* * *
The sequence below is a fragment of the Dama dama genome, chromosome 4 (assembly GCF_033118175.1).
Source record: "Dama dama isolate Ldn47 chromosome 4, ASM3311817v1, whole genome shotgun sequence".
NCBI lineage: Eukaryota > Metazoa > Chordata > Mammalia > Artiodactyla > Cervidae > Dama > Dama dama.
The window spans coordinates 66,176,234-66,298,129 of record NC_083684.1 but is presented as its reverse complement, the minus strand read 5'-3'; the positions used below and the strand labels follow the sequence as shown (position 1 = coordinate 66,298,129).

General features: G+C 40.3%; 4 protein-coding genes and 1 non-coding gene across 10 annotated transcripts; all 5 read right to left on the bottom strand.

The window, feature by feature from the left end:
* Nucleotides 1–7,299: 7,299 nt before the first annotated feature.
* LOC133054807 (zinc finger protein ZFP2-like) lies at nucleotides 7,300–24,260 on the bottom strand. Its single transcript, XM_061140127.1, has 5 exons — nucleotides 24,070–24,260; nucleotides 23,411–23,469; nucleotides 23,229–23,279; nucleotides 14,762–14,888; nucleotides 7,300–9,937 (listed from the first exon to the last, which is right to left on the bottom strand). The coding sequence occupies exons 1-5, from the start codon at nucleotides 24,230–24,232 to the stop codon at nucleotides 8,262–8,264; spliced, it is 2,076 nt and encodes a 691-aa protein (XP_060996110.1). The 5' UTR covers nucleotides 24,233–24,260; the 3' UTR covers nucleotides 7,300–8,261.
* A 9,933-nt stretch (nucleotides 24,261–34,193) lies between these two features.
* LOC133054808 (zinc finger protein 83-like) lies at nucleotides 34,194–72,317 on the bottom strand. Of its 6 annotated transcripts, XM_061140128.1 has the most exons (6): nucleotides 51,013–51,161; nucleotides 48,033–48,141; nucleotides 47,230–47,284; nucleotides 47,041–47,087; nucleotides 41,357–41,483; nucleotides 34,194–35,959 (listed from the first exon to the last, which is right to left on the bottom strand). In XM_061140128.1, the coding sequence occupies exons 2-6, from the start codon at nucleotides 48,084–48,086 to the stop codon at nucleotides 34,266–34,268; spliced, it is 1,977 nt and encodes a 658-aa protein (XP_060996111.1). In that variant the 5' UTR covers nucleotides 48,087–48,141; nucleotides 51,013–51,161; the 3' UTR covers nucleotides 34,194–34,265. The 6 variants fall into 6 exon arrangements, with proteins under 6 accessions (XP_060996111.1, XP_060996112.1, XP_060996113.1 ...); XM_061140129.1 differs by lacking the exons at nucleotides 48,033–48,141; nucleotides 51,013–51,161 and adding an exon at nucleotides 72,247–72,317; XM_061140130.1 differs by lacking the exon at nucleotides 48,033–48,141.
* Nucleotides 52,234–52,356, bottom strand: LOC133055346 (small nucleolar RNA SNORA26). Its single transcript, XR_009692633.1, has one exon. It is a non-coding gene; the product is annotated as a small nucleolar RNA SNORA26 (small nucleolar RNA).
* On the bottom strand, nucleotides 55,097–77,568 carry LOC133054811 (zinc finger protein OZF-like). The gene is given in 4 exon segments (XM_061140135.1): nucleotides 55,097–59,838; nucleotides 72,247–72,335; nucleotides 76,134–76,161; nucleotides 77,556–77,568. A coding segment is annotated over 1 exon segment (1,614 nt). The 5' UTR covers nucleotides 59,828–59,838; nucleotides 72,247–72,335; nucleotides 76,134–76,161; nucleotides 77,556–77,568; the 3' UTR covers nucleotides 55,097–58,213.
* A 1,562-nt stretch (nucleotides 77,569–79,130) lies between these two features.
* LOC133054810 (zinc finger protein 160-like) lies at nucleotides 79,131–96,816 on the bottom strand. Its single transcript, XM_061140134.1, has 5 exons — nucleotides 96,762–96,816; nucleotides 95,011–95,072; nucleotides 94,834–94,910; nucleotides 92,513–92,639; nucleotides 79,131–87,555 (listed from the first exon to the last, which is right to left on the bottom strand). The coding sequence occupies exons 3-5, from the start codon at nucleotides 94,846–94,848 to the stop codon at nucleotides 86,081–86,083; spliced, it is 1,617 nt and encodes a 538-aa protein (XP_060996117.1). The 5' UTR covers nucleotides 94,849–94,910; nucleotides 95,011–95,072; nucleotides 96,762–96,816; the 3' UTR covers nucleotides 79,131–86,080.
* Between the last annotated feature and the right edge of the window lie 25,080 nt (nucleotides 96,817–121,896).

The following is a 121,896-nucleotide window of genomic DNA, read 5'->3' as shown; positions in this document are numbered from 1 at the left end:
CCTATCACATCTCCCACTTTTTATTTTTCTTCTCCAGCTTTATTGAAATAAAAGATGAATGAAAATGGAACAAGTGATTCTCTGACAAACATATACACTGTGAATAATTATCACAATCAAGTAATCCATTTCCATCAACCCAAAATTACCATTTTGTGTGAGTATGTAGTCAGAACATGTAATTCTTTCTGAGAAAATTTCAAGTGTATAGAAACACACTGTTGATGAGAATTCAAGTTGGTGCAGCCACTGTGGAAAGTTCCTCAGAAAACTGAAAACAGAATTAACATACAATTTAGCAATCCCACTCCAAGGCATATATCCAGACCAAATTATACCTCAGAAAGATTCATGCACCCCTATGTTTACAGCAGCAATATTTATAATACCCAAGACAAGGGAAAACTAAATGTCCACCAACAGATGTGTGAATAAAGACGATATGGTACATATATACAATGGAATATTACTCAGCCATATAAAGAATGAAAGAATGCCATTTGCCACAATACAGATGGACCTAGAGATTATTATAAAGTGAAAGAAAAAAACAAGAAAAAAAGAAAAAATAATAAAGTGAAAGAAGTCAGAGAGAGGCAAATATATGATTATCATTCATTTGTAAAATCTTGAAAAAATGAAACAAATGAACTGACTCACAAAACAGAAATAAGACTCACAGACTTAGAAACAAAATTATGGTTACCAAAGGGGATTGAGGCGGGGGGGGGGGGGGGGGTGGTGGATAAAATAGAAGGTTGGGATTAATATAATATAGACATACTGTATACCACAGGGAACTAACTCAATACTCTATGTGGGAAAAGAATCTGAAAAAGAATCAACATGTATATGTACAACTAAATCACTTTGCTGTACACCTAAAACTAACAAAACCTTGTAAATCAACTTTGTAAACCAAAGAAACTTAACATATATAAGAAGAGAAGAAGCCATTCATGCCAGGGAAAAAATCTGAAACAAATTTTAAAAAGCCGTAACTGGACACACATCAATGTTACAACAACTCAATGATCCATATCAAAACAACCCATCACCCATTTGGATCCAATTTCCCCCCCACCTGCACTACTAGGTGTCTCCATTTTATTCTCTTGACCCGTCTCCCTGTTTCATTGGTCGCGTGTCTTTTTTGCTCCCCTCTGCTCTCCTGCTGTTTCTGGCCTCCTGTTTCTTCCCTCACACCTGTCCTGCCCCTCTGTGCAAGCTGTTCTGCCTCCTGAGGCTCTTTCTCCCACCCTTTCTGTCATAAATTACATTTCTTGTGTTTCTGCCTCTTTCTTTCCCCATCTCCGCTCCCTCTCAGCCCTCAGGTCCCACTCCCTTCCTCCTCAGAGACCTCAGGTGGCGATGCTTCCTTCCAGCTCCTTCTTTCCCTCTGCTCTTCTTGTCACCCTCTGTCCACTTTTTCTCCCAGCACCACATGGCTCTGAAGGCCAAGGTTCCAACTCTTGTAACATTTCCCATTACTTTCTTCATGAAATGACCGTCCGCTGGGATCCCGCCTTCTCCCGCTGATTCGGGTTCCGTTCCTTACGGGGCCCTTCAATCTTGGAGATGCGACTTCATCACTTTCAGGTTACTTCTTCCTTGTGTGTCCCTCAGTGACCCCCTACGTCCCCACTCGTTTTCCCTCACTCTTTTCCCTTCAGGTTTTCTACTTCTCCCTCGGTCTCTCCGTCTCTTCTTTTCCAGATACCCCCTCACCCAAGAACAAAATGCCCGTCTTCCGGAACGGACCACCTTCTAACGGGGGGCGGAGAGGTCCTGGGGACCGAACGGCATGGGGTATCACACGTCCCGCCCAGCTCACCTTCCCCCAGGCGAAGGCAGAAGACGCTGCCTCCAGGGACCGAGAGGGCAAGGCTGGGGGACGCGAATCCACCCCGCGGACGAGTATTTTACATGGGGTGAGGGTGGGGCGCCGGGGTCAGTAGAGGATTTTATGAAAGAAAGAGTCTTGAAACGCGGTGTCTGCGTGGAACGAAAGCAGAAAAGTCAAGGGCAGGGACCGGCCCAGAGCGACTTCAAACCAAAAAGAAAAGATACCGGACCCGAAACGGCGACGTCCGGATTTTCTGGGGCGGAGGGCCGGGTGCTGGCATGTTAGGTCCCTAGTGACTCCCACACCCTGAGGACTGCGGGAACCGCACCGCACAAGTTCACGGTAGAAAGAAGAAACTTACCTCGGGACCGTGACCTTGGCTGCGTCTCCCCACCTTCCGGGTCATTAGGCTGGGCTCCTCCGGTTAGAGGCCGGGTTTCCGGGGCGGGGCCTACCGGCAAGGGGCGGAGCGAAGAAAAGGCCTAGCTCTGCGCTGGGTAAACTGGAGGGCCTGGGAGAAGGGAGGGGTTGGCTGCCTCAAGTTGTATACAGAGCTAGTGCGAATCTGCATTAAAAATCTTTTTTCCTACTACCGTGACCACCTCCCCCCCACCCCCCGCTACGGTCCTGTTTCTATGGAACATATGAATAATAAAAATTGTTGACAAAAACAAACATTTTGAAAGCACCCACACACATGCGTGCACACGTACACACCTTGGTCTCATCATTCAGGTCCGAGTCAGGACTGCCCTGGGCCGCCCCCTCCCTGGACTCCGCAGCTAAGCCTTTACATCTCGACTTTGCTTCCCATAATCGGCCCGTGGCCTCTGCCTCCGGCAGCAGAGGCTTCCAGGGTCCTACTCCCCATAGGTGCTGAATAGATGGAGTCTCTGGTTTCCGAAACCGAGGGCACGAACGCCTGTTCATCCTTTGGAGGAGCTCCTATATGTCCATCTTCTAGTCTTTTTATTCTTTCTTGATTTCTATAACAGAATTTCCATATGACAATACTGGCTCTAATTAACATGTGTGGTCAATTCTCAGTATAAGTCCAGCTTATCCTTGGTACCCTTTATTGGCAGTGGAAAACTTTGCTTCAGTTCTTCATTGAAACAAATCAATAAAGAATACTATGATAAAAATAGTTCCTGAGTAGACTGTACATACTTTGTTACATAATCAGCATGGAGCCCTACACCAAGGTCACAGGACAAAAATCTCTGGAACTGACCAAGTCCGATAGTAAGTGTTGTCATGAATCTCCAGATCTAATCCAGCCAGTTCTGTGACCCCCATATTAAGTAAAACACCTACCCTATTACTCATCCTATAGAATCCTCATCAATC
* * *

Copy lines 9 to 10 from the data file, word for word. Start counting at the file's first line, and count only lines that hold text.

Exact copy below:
* A 9,933-nt stretch (nucleotides 24,261–34,193) lies between these two features.
* LOC133054808 (zinc finger protein 83-like) lies at nucleotides 34,194–72,317 on the bottom strand. Of its 6 annotated transcripts, XM_061140128.1 has the most exons (6): nucleotides 51,013–51,161; nucleotides 48,033–48,141; nucleotides 47,230–47,284; nucleotides 47,041–47,087; nucleotides 41,357–41,483; nucleotides 34,194–35,959 (listed from the first exon to the last, which is right to left on the bottom strand). In XM_061140128.1, the coding sequence occupies exons 2-6, from the start codon at nucleotides 48,084–48,086 to the stop codon at nucleotides 34,266–34,268; spliced, it is 1,977 nt and encodes a 658-aa protein (XP_060996111.1). In that variant the 5' UTR covers nucleotides 48,087–48,141; nucleotides 51,013–51,161; the 3' UTR covers nucleotides 34,194–34,265. The 6 variants fall into 6 exon arrangements, with proteins under 6 accessions (XP_060996111.1, XP_060996112.1, XP_060996113.1 ...); XM_061140129.1 differs by lacking the exons at nucleotides 48,033–48,141; nucleotides 51,013–51,161 and adding an exon at nucleotides 72,247–72,317; XM_061140130.1 differs by lacking the exon at nucleotides 48,033–48,141.